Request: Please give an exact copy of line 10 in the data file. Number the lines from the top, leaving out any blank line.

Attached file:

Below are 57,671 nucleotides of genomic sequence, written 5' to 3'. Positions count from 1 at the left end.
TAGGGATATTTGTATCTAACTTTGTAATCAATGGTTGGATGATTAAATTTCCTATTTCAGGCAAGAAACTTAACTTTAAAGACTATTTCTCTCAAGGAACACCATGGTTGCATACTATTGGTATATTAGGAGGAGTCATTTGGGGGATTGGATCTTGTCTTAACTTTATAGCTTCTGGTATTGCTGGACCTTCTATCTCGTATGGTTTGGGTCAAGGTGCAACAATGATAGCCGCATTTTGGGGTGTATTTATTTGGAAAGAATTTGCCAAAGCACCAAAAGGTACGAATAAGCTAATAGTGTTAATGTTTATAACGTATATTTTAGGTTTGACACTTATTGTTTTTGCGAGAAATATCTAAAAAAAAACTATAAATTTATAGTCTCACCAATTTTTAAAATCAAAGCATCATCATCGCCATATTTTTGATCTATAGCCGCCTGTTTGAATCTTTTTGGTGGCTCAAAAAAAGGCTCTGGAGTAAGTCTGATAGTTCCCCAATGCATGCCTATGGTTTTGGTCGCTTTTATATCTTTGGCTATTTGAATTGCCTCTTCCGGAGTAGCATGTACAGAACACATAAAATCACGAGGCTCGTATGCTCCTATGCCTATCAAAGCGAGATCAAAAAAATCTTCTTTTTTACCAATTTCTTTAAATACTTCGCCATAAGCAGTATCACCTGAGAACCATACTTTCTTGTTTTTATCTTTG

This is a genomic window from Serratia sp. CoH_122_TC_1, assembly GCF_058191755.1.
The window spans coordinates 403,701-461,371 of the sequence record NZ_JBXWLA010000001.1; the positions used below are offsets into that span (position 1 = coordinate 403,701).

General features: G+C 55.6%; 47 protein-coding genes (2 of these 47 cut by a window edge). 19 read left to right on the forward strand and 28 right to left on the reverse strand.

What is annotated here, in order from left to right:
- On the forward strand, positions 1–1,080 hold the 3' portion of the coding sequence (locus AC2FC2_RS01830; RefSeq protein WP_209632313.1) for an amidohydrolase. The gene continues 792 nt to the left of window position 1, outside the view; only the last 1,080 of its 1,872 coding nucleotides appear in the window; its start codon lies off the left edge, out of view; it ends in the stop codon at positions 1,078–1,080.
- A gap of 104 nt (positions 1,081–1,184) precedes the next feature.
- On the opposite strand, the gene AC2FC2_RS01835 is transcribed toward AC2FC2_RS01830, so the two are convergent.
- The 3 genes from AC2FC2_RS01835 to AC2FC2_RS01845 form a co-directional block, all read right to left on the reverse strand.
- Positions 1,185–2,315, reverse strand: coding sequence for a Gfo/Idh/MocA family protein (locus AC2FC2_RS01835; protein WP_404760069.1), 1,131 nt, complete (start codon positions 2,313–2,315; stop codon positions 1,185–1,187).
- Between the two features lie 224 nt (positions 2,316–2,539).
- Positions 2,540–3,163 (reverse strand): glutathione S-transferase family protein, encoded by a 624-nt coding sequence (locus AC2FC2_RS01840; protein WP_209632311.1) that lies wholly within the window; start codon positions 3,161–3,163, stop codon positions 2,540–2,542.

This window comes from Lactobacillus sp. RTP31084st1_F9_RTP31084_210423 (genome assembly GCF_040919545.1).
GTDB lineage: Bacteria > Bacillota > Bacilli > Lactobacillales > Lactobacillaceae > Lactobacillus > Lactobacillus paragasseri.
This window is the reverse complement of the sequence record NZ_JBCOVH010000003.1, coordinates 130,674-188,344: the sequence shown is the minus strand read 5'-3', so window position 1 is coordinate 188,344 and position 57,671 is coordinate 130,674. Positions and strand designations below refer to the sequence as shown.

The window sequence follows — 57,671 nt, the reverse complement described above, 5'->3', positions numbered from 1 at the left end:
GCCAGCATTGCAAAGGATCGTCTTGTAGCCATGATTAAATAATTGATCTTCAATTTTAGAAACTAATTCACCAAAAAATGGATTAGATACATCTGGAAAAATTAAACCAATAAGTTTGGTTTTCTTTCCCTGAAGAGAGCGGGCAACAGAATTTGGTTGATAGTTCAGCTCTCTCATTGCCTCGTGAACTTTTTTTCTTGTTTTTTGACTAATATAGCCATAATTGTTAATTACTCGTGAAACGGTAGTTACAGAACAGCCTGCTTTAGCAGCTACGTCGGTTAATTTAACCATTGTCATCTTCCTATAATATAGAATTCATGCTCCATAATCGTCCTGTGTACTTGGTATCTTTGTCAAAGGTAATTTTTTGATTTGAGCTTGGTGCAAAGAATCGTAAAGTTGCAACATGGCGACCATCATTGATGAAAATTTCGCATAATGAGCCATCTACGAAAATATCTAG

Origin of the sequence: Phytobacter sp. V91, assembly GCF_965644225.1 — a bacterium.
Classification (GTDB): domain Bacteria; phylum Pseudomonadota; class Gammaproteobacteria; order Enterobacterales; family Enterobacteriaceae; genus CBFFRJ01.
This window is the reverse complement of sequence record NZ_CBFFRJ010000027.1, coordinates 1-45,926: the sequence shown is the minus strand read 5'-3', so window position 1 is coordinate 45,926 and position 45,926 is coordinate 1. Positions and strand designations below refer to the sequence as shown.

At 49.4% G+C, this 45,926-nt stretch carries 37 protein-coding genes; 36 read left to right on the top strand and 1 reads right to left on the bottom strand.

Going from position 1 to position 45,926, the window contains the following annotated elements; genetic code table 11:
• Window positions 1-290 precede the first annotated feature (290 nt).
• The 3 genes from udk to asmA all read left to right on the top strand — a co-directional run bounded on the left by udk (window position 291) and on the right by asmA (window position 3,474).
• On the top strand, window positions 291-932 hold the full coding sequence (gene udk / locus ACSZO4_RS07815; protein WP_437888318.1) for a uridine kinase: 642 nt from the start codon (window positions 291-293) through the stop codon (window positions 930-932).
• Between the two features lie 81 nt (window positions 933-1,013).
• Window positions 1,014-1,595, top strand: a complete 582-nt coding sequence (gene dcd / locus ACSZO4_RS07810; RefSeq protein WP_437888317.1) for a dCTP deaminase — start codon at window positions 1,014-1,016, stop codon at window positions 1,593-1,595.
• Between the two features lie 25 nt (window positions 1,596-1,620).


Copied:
- The 3 genes from AC2FC2_RS01835 to AC2FC2_RS01845 form a co-directional block, all read right to left on the reverse strand.